Moving Implementation Mountains: Experiencing the Forensic Laboratory MPS Workflow through Simulation
At the International Symposium on Human Identification (ISHI) in Minneapolis, MN on September 26, 2016, the NIJ’s Forensic Technology Center of Excellence (FTCoE) presented at a workshop that provided attendees with a unique opportunity to learn best practices to implement massively parallel sequencing (MPS) into a typical forensic laboratory workflow. Supported by the FTCoE, University of North Texas Health Science Center, and North Carolina State University, an immersive and interactive virtual simulation tool was showcased that guides DNA practitioners through three commercially available forensic laboratory processes amenable to two MPS instruments. Attendees were given the opportunity to virtually employ laboratory protocols as well as analyze forensically relevant genetic loci through commercially available and third-party software applications.
► Despite various workshops and presentations, a substantial barrier to the adoption of MPS technology is bridging the knowledge gap between the laboratory bench workflow and the theoretical basis of the MPS chemistry. Through the developed interactive simulation tool, attendees were able to make the connection between the chemistry of MPS (MID design, bead manipulation, emulsion PCR, etc.) with respect to the molecular biological mechanisms of the technologies (bridge amplification, adaptor ligation, etc.). Additionally, attendees learned how these technologies are both similar and distinct from currently employed forensic protocols.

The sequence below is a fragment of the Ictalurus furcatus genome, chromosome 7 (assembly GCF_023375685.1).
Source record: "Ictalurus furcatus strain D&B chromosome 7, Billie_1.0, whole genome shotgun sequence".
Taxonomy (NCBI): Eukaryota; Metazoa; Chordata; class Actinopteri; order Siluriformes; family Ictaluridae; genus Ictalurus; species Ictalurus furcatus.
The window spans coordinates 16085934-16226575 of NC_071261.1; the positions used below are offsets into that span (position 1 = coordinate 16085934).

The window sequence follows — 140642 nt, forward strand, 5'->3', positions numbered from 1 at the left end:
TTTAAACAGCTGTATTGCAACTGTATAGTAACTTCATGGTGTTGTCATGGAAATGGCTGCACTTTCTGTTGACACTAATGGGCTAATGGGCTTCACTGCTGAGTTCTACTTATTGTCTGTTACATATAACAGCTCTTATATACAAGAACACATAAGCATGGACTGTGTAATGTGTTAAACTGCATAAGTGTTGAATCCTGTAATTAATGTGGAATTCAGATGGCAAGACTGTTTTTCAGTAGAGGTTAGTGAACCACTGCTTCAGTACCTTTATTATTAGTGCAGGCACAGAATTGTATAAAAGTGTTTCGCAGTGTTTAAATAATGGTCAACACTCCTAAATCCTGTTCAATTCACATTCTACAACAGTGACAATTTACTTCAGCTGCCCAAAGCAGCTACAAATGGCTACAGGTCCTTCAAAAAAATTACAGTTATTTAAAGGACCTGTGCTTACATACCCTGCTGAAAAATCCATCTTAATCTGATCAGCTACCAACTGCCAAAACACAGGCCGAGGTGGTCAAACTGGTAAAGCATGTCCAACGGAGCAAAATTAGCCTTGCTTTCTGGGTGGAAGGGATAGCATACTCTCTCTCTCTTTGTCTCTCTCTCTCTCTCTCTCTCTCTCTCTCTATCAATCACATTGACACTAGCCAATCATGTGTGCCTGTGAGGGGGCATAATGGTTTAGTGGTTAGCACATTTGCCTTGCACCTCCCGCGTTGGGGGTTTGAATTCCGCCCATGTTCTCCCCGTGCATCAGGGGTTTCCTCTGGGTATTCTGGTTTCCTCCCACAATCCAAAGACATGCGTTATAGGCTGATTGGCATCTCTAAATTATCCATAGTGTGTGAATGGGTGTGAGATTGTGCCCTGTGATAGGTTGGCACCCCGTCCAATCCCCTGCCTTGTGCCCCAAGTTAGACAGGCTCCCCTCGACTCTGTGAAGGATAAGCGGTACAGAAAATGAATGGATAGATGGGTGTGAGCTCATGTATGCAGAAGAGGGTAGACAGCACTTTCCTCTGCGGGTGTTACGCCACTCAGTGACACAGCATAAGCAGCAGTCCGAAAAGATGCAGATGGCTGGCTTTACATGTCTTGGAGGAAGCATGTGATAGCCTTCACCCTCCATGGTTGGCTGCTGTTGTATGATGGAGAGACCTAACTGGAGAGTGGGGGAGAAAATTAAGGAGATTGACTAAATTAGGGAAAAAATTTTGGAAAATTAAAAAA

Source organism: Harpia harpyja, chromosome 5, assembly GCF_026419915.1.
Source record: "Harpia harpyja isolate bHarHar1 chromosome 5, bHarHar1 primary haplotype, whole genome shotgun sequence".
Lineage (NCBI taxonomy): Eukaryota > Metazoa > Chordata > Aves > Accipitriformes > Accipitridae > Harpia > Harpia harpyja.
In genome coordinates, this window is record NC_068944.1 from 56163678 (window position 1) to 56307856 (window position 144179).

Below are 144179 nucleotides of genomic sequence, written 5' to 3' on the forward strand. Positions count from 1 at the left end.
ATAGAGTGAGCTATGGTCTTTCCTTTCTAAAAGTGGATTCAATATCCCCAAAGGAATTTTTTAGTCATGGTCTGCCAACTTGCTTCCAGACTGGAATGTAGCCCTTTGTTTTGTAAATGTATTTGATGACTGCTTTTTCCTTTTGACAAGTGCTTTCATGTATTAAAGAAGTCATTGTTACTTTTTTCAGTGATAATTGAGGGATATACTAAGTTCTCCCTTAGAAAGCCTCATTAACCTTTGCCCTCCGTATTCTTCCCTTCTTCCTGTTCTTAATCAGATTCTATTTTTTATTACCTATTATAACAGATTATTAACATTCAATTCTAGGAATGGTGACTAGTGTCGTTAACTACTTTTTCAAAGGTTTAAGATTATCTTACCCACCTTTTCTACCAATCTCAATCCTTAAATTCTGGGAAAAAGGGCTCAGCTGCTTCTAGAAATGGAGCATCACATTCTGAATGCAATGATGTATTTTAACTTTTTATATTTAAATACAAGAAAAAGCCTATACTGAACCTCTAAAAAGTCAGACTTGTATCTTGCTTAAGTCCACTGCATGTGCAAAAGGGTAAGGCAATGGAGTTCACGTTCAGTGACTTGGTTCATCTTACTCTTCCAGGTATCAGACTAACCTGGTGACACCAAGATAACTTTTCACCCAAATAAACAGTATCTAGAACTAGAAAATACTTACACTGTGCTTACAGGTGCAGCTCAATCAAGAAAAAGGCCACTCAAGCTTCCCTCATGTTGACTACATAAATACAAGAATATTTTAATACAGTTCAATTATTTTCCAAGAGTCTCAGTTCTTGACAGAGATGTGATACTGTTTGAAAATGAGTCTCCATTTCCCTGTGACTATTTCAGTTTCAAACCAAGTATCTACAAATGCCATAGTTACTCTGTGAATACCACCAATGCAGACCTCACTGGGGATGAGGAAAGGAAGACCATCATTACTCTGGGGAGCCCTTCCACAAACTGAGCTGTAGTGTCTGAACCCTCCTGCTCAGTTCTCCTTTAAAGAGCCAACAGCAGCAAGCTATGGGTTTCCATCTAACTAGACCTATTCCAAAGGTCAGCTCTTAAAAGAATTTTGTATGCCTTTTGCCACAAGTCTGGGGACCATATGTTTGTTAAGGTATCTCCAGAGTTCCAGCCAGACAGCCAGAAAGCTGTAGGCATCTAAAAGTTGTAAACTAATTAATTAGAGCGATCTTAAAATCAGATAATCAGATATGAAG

► Attendees navigated through the physical workflow of the Promega PowerSeq™ (STR) kit, the Illumina ForenSeq™ (STR, Y-STR, SNP) kit, and the Life Technologies AmpliSeq™ mtDNA kit. This exercise included immersive and interactive virtual demonstrations through the simulation tool of how to load onto the Illumina MiSeq™ (Powerseq™ and Forenseq™) and the Ion Torrent (AmpliSeq™) platforms. By demonstrating multiple technologies on two platforms, a more comprehensive experience was provided so that the attendees would have a better foundation on which to select the best platform to meet their agency’s needs and thereby further facilitate adoption.
► Attendees also learned how to analyze real data obtained from MPS technologies through vendor and third-party software applications. The instructors lead informative and engaging discussion on the bioinformatics processes of sequence data analysis (FASTA, FASTQ, PHRED quality scoring, etc.), and attendees were exposed to various software applications, including Illumina Universal Analysis Software package, STRait RAZOR, and HIrisPlex. Participants learned how MPS may provide additional mitochondrial DNA information on a sample of interest beyond what Sanger Sequencing may provide. Additionally, the end-user learned how other forensic markers of interest (SNPs) can be exploited to provide additional information which is not possible with current forensic genetic markers.